Governments at every level play key roles in ensuring sustainable urban water supplies and in protecting urban waterways from contamination. National governments can set water quality standards and provide financing for water infrastructure projects. At the regional level, governments can create planning commissions for shared watersheds, which typically extend beyond local boundaries, spanning both rural and urban communities. City governments can adopt water-centric policies that balance water stewardship and public health with economic growth and prosperity. Stockholm and Singapore are viewed as global leaders in water management, spearheaded by government efforts. Stockholm is noted for its outstanding protection of the surrounding waterways from contamination, and Singapore has demonstrated innovative water supply solutions by sourcing 30% of its water from recycled wastewater and 20% from rainwater.
Innovation and stewardship in the private sector
The private sector, through the development of appropriate technologies and water infrastructure projects, can play an important role in solving the world’s water challenges. Innovating Global Compact Cities Jamshedpur, Milwaukee, and Leeuwarden demonstrate the power of businesses to solve complex water-related problems. Jamshedpur is a city in the Jharkhand state, India, developed in the early 20th century to serve the needs of Tata Steel, a manufacturing company. Today, the city’s water supply and sanitation services are provided by JUSCO, a subsidiary of Tata Steel, and the high quality of their water and sanitation systems serves as a benchmark for the rest of the cities in India. Milwaukee, situated on the shores of the Great Lakes of North America, has been home to many water-related businesses throughout its history. The Water Council, a local NGO, now aligns the freshwater research community with water-related industries in the region. The group has coordinated private, public, and academic efforts to establish Milwaukee as a World Water Hub for globally connected water technology, research and innovation. Leeuwarden, in the Friesland province of the Netherlands, has also created an industry cluster around water technology, led by WaterCampus, a public-private partnership effort. WaterCampus encourages cooperation between businesses, educational institutes, and governments within the water technology sector.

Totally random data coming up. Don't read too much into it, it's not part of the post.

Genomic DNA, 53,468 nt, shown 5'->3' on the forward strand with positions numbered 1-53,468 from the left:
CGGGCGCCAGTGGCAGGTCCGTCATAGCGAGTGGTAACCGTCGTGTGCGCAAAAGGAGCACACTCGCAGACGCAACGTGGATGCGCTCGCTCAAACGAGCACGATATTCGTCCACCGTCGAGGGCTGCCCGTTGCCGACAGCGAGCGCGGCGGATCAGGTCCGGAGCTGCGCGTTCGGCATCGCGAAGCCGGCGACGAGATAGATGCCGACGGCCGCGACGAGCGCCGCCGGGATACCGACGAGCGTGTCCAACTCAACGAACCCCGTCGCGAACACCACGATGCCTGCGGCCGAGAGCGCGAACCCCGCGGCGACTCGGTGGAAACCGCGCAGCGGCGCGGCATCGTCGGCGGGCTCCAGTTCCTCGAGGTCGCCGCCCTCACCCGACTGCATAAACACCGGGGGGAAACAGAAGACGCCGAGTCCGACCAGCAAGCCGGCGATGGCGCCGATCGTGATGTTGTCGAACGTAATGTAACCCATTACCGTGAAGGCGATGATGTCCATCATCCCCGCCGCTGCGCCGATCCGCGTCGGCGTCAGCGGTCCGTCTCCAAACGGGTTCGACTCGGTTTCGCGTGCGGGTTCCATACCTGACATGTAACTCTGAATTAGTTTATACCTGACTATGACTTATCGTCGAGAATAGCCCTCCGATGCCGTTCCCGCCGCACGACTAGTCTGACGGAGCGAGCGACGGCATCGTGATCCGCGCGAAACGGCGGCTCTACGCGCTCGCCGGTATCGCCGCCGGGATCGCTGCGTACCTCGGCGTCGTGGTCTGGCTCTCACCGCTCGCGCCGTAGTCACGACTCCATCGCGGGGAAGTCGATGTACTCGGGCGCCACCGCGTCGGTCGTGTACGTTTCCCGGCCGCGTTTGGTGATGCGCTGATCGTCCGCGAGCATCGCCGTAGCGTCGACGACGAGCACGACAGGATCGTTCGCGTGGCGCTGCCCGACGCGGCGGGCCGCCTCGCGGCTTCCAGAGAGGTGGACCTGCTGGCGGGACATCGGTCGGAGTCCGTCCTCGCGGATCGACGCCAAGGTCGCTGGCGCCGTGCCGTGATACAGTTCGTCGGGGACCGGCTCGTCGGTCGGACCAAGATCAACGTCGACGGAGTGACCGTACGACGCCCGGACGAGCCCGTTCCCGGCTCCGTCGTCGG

The role of civil society
An informed and engaged populace is crucial for the conservation of water resources. When citizens become active water stewards, they conserve water through individual actions, apply pressure to water-related political issues, and generate innovative grassroots solutions to water challenges. Our cities need school systems that teach water literacy to students at a young age, community groups that invite residents to participate in clean ups of local waterways and beaches, and higher education programs to train our next generation of water leaders.
The United Nations has prioritized water by forming UN-Water, an inter-agency coordination mechanism for all freshwater issues, including sanitation. The scope of UN-Water’s work encompasses all aspects of freshwater, including surface and groundwater resources and the interface between fresh and sea water.
Author: Jesse Blom.